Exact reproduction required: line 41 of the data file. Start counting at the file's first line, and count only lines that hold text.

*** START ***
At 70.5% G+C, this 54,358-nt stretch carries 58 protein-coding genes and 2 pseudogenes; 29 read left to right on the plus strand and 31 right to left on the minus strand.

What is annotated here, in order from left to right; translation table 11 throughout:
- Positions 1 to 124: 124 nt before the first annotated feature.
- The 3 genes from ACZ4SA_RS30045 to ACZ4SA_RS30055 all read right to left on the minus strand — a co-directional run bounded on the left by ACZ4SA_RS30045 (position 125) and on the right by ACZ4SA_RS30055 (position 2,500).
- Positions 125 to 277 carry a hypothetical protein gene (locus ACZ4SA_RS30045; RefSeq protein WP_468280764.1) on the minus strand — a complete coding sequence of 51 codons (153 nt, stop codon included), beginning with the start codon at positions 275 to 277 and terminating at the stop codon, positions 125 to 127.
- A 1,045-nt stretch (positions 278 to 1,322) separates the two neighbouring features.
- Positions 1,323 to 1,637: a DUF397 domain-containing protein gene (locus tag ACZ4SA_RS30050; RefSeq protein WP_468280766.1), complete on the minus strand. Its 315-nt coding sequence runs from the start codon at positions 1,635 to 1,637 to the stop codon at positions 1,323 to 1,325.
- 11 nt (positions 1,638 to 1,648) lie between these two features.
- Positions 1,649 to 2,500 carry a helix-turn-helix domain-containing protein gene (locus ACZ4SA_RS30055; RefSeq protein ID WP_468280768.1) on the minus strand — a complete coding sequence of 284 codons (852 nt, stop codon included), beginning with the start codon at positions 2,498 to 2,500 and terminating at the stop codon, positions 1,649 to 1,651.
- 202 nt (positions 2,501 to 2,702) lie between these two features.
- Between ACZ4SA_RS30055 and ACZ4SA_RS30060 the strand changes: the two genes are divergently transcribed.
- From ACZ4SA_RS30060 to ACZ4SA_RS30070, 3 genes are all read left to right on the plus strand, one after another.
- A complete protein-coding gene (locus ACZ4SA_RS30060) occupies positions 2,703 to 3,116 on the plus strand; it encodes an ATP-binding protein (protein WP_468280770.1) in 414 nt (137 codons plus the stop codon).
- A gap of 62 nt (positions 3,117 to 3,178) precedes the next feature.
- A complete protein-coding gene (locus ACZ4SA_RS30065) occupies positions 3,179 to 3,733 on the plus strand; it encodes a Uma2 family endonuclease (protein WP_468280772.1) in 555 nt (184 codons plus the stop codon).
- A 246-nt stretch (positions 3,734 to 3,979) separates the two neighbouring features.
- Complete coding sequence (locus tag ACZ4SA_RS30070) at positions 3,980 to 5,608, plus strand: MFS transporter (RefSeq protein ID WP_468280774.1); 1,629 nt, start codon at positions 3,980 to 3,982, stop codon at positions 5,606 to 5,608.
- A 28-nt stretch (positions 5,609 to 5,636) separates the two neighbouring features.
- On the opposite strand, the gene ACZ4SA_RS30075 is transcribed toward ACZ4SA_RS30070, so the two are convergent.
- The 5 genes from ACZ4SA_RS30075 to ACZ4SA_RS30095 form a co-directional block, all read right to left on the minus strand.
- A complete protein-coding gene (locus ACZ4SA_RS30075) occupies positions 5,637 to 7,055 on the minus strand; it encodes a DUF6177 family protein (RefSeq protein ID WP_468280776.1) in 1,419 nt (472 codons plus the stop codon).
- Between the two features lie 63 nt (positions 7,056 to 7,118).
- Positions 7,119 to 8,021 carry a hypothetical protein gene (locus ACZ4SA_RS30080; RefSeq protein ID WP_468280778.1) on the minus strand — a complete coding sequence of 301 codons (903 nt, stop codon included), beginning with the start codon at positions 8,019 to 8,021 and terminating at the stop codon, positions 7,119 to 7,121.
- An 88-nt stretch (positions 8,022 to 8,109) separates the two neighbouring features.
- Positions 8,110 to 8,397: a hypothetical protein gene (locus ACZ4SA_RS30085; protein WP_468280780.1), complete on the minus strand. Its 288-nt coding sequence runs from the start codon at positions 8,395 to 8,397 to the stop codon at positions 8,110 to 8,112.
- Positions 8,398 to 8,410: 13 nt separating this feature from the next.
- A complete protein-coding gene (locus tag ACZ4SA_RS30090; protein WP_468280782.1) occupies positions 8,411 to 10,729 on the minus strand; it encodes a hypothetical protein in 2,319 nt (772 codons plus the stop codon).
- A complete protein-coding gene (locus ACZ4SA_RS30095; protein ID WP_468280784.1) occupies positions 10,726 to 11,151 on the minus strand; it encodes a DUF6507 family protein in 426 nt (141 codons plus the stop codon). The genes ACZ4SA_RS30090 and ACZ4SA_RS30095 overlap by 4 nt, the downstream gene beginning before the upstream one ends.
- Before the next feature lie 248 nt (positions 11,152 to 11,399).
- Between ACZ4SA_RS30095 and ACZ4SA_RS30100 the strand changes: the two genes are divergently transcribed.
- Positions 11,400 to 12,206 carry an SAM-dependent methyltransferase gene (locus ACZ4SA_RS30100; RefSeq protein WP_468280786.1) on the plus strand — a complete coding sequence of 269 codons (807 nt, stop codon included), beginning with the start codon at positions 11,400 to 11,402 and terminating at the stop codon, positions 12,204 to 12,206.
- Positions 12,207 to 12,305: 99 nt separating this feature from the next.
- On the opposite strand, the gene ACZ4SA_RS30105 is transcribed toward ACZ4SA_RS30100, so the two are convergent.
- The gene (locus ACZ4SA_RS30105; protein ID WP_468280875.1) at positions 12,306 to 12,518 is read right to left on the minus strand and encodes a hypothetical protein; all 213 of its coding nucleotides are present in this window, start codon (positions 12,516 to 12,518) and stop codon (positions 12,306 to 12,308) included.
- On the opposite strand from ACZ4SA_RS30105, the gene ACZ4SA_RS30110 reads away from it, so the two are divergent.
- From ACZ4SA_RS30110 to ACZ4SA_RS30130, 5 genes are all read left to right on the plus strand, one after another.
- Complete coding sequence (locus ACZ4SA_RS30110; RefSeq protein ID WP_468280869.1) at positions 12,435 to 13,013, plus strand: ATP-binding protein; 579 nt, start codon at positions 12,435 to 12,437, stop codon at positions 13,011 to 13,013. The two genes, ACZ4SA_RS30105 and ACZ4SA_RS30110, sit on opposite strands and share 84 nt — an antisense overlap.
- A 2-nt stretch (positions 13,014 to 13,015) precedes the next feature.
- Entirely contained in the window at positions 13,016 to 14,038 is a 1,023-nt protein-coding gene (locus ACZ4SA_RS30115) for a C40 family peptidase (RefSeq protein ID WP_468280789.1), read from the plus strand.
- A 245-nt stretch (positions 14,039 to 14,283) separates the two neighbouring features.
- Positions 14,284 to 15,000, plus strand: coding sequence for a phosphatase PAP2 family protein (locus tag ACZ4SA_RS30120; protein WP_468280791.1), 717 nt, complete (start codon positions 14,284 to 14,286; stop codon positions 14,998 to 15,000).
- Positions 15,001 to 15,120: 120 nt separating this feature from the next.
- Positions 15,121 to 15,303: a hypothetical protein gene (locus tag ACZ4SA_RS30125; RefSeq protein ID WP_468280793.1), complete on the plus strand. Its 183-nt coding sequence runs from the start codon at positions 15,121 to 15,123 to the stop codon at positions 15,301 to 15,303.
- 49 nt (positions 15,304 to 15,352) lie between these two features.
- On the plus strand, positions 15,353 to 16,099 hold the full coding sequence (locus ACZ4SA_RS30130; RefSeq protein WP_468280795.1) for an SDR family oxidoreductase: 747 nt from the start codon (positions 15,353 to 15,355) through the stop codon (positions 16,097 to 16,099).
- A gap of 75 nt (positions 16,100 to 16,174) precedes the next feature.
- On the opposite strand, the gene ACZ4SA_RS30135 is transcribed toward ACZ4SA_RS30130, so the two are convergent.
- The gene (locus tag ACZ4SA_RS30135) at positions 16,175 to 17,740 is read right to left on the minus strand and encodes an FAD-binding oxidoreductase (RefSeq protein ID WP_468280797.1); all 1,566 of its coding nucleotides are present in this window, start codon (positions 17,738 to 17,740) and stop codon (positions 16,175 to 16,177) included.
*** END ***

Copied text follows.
- Positions 14,284 to 15,000, plus strand: coding sequence for a phosphatase PAP2 family protein (locus tag ACZ4SA_RS30120; protein WP_468280791.1), 717 nt, complete (start codon positions 14,284 to 14,286; stop codon positions 14,998 to 15,000).